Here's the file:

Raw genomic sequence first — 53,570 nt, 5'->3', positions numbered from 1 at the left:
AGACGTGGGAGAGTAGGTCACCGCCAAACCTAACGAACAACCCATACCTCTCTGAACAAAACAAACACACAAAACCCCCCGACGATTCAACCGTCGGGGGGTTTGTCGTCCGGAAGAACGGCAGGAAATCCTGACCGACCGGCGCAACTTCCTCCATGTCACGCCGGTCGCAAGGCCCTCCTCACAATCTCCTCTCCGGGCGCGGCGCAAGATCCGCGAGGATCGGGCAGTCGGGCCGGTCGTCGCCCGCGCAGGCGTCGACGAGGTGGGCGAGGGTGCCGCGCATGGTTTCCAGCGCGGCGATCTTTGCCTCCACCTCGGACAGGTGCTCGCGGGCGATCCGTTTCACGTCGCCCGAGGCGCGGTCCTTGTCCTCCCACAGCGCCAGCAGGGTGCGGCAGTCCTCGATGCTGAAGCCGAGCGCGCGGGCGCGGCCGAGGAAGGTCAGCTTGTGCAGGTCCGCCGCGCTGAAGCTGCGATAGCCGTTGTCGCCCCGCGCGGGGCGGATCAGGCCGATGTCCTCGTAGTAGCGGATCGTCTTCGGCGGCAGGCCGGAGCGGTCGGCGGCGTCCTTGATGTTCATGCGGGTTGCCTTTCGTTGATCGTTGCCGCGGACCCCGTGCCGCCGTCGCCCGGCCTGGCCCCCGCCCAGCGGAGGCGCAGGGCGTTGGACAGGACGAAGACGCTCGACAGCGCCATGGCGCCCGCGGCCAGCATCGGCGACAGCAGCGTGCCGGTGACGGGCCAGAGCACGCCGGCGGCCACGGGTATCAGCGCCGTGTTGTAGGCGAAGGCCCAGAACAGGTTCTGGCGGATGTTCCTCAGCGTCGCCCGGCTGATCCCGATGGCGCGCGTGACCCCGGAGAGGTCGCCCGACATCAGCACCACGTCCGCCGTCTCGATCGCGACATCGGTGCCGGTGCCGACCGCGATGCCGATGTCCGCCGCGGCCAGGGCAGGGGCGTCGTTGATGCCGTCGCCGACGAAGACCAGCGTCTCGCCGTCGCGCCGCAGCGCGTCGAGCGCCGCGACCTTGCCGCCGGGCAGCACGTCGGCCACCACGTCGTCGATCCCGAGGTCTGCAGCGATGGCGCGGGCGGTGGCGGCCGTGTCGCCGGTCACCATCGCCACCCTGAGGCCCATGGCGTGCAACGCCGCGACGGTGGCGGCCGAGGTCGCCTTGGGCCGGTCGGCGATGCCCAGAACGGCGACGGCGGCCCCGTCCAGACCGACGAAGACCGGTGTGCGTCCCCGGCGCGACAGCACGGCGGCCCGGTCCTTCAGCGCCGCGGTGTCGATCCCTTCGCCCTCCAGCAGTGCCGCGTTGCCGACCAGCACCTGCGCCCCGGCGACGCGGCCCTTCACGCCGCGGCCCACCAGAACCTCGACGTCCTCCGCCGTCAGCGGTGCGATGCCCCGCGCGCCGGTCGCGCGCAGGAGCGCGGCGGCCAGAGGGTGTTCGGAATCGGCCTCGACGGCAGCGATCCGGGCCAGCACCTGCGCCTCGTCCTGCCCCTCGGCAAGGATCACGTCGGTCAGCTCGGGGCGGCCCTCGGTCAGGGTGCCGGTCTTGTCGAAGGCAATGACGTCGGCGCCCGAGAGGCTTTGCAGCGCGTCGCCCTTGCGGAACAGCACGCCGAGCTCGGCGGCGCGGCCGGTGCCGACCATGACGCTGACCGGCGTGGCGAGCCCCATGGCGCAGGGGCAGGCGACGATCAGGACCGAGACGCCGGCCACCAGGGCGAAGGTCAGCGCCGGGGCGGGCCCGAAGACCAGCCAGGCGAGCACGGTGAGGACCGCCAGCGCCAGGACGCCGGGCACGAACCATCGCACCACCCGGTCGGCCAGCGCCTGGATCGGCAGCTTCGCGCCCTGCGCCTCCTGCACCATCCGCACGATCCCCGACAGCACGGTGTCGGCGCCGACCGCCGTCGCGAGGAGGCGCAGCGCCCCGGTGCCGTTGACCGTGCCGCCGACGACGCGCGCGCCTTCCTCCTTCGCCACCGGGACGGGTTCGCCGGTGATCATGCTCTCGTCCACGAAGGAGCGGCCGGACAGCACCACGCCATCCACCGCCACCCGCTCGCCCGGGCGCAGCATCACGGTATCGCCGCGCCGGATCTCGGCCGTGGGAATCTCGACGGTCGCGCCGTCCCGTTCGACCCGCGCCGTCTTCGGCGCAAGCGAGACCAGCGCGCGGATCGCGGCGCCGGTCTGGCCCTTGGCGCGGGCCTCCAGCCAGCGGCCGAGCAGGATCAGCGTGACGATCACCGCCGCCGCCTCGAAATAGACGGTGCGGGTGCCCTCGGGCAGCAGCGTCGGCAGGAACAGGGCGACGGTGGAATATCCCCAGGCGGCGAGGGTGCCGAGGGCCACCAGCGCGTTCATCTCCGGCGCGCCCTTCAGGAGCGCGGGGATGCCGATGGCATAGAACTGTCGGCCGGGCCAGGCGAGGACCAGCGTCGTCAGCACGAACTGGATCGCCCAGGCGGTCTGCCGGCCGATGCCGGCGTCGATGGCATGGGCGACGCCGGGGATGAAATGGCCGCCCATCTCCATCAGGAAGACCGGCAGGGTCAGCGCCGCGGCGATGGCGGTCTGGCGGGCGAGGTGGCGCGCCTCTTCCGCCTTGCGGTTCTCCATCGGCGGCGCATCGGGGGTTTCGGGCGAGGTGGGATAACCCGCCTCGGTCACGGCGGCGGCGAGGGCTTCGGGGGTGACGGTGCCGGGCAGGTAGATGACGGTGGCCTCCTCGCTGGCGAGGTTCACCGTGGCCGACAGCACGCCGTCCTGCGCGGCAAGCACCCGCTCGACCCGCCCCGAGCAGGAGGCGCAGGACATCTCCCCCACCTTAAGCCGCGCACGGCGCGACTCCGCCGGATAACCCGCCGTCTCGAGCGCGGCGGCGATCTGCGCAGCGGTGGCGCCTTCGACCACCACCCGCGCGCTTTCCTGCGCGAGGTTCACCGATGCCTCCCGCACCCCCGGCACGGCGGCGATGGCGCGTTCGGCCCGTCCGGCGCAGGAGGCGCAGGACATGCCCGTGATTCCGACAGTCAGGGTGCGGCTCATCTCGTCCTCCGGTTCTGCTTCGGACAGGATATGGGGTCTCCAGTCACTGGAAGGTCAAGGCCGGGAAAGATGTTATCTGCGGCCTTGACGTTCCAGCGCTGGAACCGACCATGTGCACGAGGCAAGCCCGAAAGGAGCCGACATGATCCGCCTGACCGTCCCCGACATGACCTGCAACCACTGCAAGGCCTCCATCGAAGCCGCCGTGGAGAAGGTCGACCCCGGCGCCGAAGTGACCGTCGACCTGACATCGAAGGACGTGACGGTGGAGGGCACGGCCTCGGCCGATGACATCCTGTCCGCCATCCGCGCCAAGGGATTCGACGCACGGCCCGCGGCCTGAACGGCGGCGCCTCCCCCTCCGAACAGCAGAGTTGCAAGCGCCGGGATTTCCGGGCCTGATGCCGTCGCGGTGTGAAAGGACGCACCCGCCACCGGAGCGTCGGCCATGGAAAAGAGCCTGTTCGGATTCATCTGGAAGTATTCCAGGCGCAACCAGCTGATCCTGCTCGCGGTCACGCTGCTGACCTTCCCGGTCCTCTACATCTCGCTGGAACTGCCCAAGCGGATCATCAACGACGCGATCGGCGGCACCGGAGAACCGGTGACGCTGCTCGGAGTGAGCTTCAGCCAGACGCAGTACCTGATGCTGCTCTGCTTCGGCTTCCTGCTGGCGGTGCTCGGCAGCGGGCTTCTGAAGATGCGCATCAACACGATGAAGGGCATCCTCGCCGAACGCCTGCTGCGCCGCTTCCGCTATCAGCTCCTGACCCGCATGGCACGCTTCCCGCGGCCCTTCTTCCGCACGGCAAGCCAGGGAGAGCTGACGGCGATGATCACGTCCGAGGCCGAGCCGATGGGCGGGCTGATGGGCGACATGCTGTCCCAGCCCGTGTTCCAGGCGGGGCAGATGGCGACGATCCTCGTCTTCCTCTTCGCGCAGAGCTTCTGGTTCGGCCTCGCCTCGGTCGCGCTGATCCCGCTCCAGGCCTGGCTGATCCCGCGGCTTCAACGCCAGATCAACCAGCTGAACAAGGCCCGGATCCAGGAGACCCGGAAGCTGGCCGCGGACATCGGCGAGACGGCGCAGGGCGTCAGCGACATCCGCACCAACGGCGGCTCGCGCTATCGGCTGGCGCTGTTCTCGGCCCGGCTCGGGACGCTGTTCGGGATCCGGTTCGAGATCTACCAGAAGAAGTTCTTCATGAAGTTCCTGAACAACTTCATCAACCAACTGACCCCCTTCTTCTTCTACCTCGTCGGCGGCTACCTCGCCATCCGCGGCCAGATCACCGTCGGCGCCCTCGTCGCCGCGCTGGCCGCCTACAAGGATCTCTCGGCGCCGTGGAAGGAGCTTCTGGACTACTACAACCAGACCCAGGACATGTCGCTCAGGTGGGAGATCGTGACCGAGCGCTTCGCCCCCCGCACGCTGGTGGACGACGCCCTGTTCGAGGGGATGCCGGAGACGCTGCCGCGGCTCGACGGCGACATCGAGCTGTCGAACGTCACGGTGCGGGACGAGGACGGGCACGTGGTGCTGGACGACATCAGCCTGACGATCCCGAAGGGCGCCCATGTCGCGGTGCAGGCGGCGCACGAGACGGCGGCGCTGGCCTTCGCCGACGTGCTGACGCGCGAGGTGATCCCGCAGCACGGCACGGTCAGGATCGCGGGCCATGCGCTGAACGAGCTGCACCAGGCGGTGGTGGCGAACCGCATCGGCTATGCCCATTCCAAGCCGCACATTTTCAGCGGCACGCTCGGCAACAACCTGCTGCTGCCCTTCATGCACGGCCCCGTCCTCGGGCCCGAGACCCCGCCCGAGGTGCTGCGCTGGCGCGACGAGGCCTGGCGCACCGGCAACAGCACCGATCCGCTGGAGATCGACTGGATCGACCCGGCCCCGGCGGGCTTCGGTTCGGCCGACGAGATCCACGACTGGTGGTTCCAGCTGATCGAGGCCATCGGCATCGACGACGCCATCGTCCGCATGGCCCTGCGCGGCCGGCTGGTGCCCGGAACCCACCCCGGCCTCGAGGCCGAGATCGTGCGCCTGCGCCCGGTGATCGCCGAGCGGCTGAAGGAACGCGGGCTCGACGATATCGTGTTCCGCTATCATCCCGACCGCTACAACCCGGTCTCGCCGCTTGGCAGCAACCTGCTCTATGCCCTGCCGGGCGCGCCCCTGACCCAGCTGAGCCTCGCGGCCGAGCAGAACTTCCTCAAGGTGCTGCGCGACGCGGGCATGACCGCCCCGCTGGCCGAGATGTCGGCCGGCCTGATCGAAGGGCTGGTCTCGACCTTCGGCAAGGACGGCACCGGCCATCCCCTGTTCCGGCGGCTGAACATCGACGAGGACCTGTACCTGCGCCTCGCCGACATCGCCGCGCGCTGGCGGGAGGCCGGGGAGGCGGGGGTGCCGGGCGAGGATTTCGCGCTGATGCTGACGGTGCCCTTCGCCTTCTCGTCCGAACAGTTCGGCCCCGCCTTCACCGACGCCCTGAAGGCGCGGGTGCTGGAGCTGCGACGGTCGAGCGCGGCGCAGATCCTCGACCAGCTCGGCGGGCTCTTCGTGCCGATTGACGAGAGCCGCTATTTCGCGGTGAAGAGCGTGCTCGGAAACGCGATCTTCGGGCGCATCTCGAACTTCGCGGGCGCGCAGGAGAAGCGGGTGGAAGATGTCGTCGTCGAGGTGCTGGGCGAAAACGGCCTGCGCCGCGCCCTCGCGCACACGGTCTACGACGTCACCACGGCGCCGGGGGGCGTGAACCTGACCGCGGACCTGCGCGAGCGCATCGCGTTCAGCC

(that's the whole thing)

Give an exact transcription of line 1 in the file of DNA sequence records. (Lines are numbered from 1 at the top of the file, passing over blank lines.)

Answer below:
Raw genomic sequence first — 53,570 nt, 5'->3', positions numbered from 1 at the left: